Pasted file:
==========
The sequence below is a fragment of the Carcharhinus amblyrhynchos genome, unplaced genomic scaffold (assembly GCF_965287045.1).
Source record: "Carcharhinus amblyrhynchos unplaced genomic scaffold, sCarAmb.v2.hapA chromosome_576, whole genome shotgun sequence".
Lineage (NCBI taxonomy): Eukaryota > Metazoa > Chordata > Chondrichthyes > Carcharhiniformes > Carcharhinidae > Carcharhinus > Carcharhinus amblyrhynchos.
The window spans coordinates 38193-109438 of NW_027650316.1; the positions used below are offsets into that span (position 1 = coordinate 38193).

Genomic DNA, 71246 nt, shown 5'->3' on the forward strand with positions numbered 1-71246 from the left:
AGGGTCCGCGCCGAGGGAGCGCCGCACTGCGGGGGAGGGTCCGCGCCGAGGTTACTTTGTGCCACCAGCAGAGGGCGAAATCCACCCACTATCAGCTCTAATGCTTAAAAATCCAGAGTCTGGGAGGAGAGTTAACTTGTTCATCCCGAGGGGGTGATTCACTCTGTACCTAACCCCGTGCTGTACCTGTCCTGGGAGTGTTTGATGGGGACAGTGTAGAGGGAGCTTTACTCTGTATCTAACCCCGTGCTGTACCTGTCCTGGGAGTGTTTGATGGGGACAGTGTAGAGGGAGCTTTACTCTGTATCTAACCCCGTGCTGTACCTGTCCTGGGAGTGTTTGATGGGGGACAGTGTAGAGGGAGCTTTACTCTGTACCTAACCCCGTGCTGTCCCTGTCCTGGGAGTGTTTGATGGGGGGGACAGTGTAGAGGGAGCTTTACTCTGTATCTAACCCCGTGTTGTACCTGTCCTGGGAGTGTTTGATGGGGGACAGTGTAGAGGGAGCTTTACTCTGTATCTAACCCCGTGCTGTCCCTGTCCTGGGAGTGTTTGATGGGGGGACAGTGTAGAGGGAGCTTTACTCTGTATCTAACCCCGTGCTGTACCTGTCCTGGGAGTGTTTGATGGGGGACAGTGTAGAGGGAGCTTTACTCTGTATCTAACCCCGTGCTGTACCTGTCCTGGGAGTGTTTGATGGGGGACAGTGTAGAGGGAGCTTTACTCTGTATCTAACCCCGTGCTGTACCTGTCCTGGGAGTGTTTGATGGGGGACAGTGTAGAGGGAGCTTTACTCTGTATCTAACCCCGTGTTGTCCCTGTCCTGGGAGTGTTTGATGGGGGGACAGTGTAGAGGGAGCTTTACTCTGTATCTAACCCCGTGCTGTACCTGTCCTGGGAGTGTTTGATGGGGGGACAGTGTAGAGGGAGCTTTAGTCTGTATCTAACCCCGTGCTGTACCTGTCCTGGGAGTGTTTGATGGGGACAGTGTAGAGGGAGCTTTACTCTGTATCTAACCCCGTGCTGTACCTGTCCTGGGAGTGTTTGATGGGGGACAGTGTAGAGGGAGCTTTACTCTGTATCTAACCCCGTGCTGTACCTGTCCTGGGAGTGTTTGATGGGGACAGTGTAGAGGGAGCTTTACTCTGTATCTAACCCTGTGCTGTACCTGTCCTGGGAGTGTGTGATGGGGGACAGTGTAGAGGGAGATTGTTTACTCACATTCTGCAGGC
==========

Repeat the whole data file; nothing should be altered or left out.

The sequence below is a fragment of the Carcharhinus amblyrhynchos genome, unplaced genomic scaffold (assembly GCF_965287045.1).
Source record: "Carcharhinus amblyrhynchos unplaced genomic scaffold, sCarAmb.v2.hapA chromosome_576, whole genome shotgun sequence".
Lineage (NCBI taxonomy): Eukaryota > Metazoa > Chordata > Chondrichthyes > Carcharhiniformes > Carcharhinidae > Carcharhinus > Carcharhinus amblyrhynchos.
The window spans coordinates 38193-109438 of NW_027650316.1; the positions used below are offsets into that span (position 1 = coordinate 38193).

Genomic DNA, 71246 nt, shown 5'->3' on the forward strand with positions numbered 1-71246 from the left:
AGGGTCCGCGCCGAGGGAGCGCCGCACTGCGGGGGAGGGTCCGCGCCGAGGTTACTTTGTGCCACCAGCAGAGGGCGAAATCCACCCACTATCAGCTCTAATGCTTAAAAATCCAGAGTCTGGGAGGAGAGTTAACTTGTTCATCCCGAGGGGGTGATTCACTCTGTACCTAACCCCGTGCTGTACCTGTCCTGGGAGTGTTTGATGGGGACAGTGTAGAGGGAGCTTTACTCTGTATCTAACCCCGTGCTGTACCTGTCCTGGGAGTGTTTGATGGGGACAGTGTAGAGGGAGCTTTACTCTGTATCTAACCCCGTGCTGTACCTGTCCTGGGAGTGTTTGATGGGGGACAGTGTAGAGGGAGCTTTACTCTGTACCTAACCCCGTGCTGTCCCTGTCCTGGGAGTGTTTGATGGGGGGGACAGTGTAGAGGGAGCTTTACTCTGTATCTAACCCCGTGTTGTACCTGTCCTGGGAGTGTTTGATGGGGGACAGTGTAGAGGGAGCTTTACTCTGTATCTAACCCCGTGCTGTCCCTGTCCTGGGAGTGTTTGATGGGGGGACAGTGTAGAGGGAGCTTTACTCTGTATCTAACCCCGTGCTGTACCTGTCCTGGGAGTGTTTGATGGGGGACAGTGTAGAGGGAGCTTTACTCTGTATCTAACCCCGTGCTGTACCTGTCCTGGGAGTGTTTGATGGGGGACAGTGTAGAGGGAGCTTTACTCTGTATCTAACCCCGTGCTGTACCTGTCCTGGGAGTGTTTGATGGGGGACAGTGTAGAGGGAGCTTTACTCTGTATCTAACCCCGTGTTGTCCCTGTCCTGGGAGTGTTTGATGGGGGGACAGTGTAGAGGGAGCTTTACTCTGTATCTAACCCCGTGCTGTACCTGTCCTGGGAGTGTTTGATGGGGGGACAGTGTAGAGGGAGCTTTAGTCTGTATCTAACCCCGTGCTGTACCTGTCCTGGGAGTGTTTGATGGGGACAGTGTAGAGGGAGCTTTACTCTGTATCTAACCCCGTGCTGTACCTGTCCTGGGAGTGTTTGATGGGGGACAGTGTAGAGGGAGCTTTACTCTGTATCTAACCCCGTGCTGTACCTGTCCTGGGAGTGTTTGATGGGGACAGTGTAGAGGGAGCTTTACTCTGTATCTAACCCTGTGCTGTACCTGTCCTGGGAGTGTGTGATGGGGGACAGTGTAGAGGGAGATTGTTTACTCACATTCTGCAGGC